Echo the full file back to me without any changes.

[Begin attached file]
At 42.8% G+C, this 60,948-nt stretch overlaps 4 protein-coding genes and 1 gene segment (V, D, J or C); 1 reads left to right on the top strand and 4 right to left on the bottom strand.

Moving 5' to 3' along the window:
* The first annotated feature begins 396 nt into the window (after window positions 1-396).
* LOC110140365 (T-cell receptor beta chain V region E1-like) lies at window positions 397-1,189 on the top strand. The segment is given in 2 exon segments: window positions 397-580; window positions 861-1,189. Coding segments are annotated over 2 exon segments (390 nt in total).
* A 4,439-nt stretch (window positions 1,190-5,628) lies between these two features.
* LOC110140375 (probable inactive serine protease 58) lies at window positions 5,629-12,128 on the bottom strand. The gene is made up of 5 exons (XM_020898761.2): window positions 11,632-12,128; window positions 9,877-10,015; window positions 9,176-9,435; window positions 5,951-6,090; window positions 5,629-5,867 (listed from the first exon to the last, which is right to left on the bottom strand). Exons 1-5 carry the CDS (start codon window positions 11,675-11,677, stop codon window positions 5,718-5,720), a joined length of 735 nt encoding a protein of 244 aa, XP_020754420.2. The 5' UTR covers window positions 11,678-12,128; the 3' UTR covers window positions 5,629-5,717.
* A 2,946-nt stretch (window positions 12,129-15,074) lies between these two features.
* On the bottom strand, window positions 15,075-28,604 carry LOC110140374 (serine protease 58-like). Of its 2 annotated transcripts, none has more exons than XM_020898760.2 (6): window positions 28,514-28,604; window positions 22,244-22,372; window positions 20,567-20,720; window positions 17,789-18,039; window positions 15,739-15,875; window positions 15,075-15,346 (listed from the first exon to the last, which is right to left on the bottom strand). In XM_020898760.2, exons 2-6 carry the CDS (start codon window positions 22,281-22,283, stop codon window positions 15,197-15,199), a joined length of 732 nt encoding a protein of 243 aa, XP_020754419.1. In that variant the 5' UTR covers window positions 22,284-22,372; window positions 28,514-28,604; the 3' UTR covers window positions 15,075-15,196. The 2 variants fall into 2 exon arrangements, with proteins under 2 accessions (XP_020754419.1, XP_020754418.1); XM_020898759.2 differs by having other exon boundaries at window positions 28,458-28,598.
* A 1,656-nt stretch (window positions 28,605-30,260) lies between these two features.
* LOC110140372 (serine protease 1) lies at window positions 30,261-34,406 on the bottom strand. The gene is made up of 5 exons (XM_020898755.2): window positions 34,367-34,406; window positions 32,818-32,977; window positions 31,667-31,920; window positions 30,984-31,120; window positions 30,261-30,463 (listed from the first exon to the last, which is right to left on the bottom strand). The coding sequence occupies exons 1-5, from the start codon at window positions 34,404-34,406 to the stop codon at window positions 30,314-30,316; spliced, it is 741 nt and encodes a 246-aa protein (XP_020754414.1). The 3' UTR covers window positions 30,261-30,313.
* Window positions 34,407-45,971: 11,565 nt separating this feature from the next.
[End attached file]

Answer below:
At 42.8% G+C, this 60,948-nt stretch overlaps 4 protein-coding genes and 1 gene segment (V, D, J or C); 1 reads left to right on the top strand and 4 right to left on the bottom strand.

Moving 5' to 3' along the window:
* The first annotated feature begins 396 nt into the window (after window positions 1-396).
* LOC110140365 (T-cell receptor beta chain V region E1-like) lies at window positions 397-1,189 on the top strand. The segment is given in 2 exon segments: window positions 397-580; window positions 861-1,189. Coding segments are annotated over 2 exon segments (390 nt in total).
* A 4,439-nt stretch (window positions 1,190-5,628) lies between these two features.
* LOC110140375 (probable inactive serine protease 58) lies at window positions 5,629-12,128 on the bottom strand. The gene is made up of 5 exons (XM_020898761.2): window positions 11,632-12,128; window positions 9,877-10,015; window positions 9,176-9,435; window positions 5,951-6,090; window positions 5,629-5,867 (listed from the first exon to the last, which is right to left on the bottom strand). Exons 1-5 carry the CDS (start codon window positions 11,675-11,677, stop codon window positions 5,718-5,720), a joined length of 735 nt encoding a protein of 244 aa, XP_020754420.2. The 5' UTR covers window positions 11,678-12,128; the 3' UTR covers window positions 5,629-5,717.
* A 2,946-nt stretch (window positions 12,129-15,074) lies between these two features.
* On the bottom strand, window positions 15,075-28,604 carry LOC110140374 (serine protease 58-like). Of its 2 annotated transcripts, none has more exons than XM_020898760.2 (6): window positions 28,514-28,604; window positions 22,244-22,372; window positions 20,567-20,720; window positions 17,789-18,039; window positions 15,739-15,875; window positions 15,075-15,346 (listed from the first exon to the last, which is right to left on the bottom strand). In XM_020898760.2, exons 2-6 carry the CDS (start codon window positions 22,281-22,283, stop codon window positions 15,197-15,199), a joined length of 732 nt encoding a protein of 243 aa, XP_020754419.1. In that variant the 5' UTR covers window positions 22,284-22,372; window positions 28,514-28,604; the 3' UTR covers window positions 15,075-15,196. The 2 variants fall into 2 exon arrangements, with proteins under 2 accessions (XP_020754419.1, XP_020754418.1); XM_020898759.2 differs by having other exon boundaries at window positions 28,458-28,598.
* A 1,656-nt stretch (window positions 28,605-30,260) lies between these two features.
* LOC110140372 (serine protease 1) lies at window positions 30,261-34,406 on the bottom strand. The gene is made up of 5 exons (XM_020898755.2): window positions 34,367-34,406; window positions 32,818-32,977; window positions 31,667-31,920; window positions 30,984-31,120; window positions 30,261-30,463 (listed from the first exon to the last, which is right to left on the bottom strand). The coding sequence occupies exons 1-5, from the start codon at window positions 34,404-34,406 to the stop codon at window positions 30,314-30,316; spliced, it is 741 nt and encodes a 246-aa protein (XP_020754414.1). The 3' UTR covers window positions 30,261-30,313.
* Window positions 34,407-45,971: 11,565 nt separating this feature from the next.